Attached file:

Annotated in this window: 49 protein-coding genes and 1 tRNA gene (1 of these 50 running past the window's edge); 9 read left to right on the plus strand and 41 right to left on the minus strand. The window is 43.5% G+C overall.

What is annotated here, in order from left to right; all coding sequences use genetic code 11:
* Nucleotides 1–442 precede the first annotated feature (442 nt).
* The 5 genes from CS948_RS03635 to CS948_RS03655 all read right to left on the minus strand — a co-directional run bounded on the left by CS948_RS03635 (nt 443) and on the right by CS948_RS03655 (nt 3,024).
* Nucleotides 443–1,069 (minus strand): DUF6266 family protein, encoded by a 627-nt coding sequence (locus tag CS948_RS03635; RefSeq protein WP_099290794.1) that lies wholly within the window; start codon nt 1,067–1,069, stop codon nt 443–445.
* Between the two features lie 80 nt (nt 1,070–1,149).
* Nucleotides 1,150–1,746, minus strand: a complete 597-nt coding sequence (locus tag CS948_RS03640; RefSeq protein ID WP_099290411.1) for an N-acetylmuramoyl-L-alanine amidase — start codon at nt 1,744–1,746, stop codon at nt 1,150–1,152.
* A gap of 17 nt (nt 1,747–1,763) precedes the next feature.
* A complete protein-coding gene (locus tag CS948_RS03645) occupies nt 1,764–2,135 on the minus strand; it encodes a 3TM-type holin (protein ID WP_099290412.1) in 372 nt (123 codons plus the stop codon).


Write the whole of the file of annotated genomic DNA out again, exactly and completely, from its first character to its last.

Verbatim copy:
Annotated in this window: 49 protein-coding genes and 1 tRNA gene (1 of these 50 running past the window's edge); 9 read left to right on the plus strand and 41 right to left on the minus strand. The window is 43.5% G+C overall.

What is annotated here, in order from left to right; all coding sequences use genetic code 11:
* Nucleotides 1–442 precede the first annotated feature (442 nt).
* The 5 genes from CS948_RS03635 to CS948_RS03655 all read right to left on the minus strand — a co-directional run bounded on the left by CS948_RS03635 (nt 443) and on the right by CS948_RS03655 (nt 3,024).
* Nucleotides 443–1,069 (minus strand): DUF6266 family protein, encoded by a 627-nt coding sequence (locus tag CS948_RS03635; RefSeq protein WP_099290794.1) that lies wholly within the window; start codon nt 1,067–1,069, stop codon nt 443–445.
* Between the two features lie 80 nt (nt 1,070–1,149).
* Nucleotides 1,150–1,746, minus strand: a complete 597-nt coding sequence (locus tag CS948_RS03640; RefSeq protein ID WP_099290411.1) for an N-acetylmuramoyl-L-alanine amidase — start codon at nt 1,744–1,746, stop codon at nt 1,150–1,152.
* A gap of 17 nt (nt 1,747–1,763) precedes the next feature.
* A complete protein-coding gene (locus tag CS948_RS03645) occupies nt 1,764–2,135 on the minus strand; it encodes a 3TM-type holin (protein ID WP_099290412.1) in 372 nt (123 codons plus the stop codon).